Editor’s Note – The is the first in a series of four stories featuring the 2018 inductees into The Times-Gazette Highland County Athletic Hall of Fame. The inductees will be honored, along with more than 35 high school senior scholar-athletes, at a banquet scheduled for 6 p.m. Thursday, June 21 at the Ponderosa Banquet Center in Hillsboro. The public can reserve tickets for the event by calling 937-402-2522.
She set and held the Fairfield High School girls basketball scoring record for 32 years and was a key cog in Highland County’s only state tournament softball team. But for Kay Cummings, it was never about scoring points or tracking her softball stats.
“I liked playing defense better than anything else in basketball and softball,” said Cummings, who once had eight steals in a basketball game for Wilmington College. “I loved running after balls in the outfield and backing up bases, and stealing the ball and zinging passes right past people’s faces. I didn’t really care about scoring or keeping track of that stuff. I just wanted to win.”
She did plenty of that.
A 1982 FHS graduate, Cummings was a center fielder and leadoff hitter on a Lady Lions softball team her junior year that won sectional and district tournament championships, and in her senior year went undefeated in the Southern Hills League, then won sectional, district and regional tourney titles before losing to eventual state champion Archbold, 7-2, in the state semifinals.
In basketball at Fairfield, she started varsity as a freshmen despite never having played organized basketball before (it was not offered to girls at any lower level at the time). When she graduated she held the Fairfield girls scoring record with 1,054 points. That record was broke by Heather Cox in 2015, then broke again this year by Grace Shope.
“Kay Cummings is arguably the best all-around female athlete to graduate from Fairfield High School,” the program read when she was among the first class inducted into the FHS Athletic Hall of Fame. … Kay had a way of making her team and her teammates better with her aggressive play and athletic competitiveness. She did not like to lose and would do everything in her power to win. This was highlighted in her last basketball game at Fairfield where she had a career-high 31 points with seven rebounds and seven steals in a 67-53 loss in the sectional finals to Peebles.”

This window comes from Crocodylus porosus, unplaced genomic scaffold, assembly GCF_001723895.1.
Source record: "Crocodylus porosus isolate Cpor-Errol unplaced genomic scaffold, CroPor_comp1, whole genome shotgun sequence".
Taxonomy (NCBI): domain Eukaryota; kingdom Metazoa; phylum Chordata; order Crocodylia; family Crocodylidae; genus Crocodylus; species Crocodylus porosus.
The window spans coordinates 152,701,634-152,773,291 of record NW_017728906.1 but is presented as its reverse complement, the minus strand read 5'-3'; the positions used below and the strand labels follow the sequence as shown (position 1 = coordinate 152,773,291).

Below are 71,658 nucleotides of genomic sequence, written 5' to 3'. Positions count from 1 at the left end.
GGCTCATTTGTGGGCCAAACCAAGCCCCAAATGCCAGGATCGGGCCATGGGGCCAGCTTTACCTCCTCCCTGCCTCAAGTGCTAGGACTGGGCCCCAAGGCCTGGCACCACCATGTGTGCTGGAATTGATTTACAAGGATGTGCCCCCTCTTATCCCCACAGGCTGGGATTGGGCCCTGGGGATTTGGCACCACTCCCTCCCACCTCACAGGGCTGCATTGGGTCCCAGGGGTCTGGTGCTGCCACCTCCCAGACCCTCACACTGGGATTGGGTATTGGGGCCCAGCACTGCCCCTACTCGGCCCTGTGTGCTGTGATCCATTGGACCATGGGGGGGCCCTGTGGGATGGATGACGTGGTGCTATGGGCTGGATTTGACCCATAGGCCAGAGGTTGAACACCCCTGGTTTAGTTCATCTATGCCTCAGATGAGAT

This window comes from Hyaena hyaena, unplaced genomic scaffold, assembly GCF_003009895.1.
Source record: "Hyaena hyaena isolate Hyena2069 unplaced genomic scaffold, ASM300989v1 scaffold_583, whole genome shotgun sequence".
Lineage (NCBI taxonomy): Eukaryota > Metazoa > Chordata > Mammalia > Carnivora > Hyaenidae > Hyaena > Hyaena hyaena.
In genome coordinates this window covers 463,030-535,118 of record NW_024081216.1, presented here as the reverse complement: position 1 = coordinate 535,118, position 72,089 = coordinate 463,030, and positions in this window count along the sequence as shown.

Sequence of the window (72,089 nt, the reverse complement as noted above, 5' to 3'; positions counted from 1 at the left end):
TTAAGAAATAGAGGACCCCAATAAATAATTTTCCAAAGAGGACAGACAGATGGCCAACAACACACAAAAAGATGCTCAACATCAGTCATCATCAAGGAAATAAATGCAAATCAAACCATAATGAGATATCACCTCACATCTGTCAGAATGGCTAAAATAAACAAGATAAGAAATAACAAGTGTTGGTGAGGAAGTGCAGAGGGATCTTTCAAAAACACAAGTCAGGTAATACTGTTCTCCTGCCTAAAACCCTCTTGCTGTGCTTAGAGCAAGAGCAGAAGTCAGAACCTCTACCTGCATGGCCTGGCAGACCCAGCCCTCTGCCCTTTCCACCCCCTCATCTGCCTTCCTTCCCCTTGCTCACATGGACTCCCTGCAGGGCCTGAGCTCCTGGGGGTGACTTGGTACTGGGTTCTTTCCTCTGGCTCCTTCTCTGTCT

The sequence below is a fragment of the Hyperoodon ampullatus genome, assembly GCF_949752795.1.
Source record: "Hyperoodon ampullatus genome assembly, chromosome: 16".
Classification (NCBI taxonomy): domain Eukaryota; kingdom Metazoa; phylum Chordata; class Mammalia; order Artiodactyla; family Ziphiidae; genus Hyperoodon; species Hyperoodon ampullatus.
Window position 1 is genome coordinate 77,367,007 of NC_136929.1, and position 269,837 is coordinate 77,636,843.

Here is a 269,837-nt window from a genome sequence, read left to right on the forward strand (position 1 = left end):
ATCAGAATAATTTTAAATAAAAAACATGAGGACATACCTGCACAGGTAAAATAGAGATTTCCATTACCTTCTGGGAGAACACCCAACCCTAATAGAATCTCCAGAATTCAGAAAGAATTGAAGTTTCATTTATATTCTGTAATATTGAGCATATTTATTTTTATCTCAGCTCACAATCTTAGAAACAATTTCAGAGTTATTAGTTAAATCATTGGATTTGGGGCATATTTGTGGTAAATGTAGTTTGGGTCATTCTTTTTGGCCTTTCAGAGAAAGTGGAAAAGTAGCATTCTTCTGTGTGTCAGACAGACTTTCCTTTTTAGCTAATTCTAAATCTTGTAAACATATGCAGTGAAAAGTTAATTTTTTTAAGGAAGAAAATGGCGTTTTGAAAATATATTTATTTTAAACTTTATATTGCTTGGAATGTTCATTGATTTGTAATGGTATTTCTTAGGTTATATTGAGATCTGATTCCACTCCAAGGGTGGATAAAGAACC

Cummings led the Lady Lions in free-throw percentage three years, was named All-SHL as a junior and senior, and was an Associated Press All-Ohio selection.
She played four years of varsity basketball and softball and three years of volleyball at Fairfield.
At Wilmington College, she was a four-year starting point guard in basketball and won another free-throw percentage title her sophomore year. In softball, her 1983 WC team won the Western Buckeye Collegiate Conference and NAIA District 22 titles. In 1986, Cummings was named to the Western Buckeye Collegiate All-Conference team and won the team MVP award.
It all started with her dad and what she refers to as her neighborhood family, the daughter of Betty and the late Jim Cummings said.